Saint Joan, Montsegur and being burned alive
Put on a play, and you never know what springs into the audience's heads. Everything is filtered through individual experience.
I watched the excellent production of George Bernard Shaw's Saint Joan at the National theatre on Friday night, and thought about my mother.
Some years ago she chanced upon a book by Arthur Guirdham, We Are One Another. It told the tale of the last adherents of the Cathar religion, who were burned at the stake after the siege ofthe castle of Montsegur in the 13th century. Guirdham's is a tale of group reincarnation - those who died at the stake found themselves reborn in the UK in the 20th century, and coming into contact with each other.
For years my mother had doodled while on the phone, her pad filling with intricate patterns. She saw these patterns duplicated in the book, associated with the Cathar religion. My mother felt a real kinship with these reincarnated folk.
Year later she came to visit us in our French home in the Pyrenees, in the middle of Cathar country. We headed out to Montsegur. The castle is still pretty extant, a medieval pile crowning a hilltop. Our family party began to climb, but my mother had to give up on a flat area near the base. She was breathless. She returned to the car while the rest of us continued our excursion to the summit.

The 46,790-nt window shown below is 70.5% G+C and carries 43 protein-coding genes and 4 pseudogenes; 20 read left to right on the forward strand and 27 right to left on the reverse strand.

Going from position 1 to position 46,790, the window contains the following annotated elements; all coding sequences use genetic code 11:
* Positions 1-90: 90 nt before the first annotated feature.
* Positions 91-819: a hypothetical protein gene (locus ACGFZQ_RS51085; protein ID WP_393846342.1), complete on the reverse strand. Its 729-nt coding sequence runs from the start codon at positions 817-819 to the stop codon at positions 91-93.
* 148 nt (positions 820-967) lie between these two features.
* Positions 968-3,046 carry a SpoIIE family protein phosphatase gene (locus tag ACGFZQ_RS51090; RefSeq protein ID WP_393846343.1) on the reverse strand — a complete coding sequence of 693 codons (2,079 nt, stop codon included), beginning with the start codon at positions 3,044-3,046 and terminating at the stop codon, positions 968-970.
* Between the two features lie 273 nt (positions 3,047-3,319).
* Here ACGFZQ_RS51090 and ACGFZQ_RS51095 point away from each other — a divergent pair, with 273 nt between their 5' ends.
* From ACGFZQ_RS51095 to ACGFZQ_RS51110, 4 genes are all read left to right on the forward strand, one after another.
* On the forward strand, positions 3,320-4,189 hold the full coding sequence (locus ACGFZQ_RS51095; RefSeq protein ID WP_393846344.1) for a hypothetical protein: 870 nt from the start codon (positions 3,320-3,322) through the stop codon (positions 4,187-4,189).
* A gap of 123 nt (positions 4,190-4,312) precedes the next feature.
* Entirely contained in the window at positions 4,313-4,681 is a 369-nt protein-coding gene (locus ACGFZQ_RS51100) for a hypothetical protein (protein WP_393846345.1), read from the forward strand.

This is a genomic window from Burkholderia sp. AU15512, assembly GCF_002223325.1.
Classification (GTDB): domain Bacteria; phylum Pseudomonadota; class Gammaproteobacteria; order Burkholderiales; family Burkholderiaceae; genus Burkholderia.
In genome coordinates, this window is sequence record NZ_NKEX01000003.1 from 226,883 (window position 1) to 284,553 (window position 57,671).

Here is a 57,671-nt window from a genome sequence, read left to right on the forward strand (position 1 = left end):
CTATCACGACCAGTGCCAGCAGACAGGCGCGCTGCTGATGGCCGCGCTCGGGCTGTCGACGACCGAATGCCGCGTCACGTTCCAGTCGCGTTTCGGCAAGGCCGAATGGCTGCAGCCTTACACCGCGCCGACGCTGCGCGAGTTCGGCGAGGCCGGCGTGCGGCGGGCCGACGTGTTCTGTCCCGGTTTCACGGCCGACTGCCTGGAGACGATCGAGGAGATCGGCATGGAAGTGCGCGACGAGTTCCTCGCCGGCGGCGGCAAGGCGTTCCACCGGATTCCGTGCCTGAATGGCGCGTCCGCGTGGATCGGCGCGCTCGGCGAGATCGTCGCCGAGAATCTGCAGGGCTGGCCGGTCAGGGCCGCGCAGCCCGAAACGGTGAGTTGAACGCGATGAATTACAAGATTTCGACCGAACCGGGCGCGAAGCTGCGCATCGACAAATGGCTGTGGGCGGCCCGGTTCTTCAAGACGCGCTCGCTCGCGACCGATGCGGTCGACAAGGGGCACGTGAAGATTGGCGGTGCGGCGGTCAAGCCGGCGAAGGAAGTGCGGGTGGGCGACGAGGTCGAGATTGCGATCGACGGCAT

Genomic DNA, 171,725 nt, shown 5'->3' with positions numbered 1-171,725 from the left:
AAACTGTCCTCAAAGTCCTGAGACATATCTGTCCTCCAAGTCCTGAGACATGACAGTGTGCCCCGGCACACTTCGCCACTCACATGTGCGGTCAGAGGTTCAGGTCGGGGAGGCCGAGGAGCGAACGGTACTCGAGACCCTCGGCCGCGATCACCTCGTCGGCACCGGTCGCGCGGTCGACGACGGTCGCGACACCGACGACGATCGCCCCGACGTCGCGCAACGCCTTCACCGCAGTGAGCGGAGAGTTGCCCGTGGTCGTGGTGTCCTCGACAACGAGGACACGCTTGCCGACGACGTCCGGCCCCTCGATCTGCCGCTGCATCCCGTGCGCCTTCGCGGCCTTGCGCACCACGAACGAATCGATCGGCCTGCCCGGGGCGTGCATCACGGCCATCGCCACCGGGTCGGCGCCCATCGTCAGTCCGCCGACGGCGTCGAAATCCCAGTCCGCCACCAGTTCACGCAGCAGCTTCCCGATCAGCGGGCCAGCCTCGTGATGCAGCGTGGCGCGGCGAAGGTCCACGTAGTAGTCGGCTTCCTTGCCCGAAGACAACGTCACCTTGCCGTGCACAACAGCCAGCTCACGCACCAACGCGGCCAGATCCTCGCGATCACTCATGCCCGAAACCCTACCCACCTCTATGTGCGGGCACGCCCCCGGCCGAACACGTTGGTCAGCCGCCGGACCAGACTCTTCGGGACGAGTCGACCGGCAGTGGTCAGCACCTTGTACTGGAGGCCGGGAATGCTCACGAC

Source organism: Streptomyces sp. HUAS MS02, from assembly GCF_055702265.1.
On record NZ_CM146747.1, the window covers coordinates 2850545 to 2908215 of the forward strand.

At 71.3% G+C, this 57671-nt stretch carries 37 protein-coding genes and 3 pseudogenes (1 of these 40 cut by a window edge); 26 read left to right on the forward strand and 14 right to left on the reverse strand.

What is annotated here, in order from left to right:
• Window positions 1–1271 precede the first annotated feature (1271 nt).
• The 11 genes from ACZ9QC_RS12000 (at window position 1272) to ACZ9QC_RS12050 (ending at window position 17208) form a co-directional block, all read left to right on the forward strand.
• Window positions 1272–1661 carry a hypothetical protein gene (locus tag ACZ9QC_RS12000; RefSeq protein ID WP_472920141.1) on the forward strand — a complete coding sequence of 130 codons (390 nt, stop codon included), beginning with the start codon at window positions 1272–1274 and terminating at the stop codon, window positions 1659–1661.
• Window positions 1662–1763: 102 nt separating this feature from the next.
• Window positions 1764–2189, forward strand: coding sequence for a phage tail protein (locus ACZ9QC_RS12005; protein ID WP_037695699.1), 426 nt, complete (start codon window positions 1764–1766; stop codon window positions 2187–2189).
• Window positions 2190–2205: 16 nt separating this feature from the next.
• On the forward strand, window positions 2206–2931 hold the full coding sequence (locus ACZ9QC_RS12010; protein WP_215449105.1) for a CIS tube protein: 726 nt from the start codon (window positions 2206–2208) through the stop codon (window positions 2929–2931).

Back in the car, we found her near collapse. She had never felt worse in her life and had thought she was going to die. It had become impossible for her to breathe for a while, her lungs choking.
We had paused on the way down to examine the information signs. From these we had learned that the plain where my mother had been forced to turn around was the spot where the martyrs had all been burned. It was as though, in coming to the site, she had returned to that experience of the flames.
Watching Saint Joan be consumed by the bonfire on the stage of the National, I travelled into something of the experience of those martyrs. Whether or not my mother had lived through that life, the family tale added some intensity to my perspective.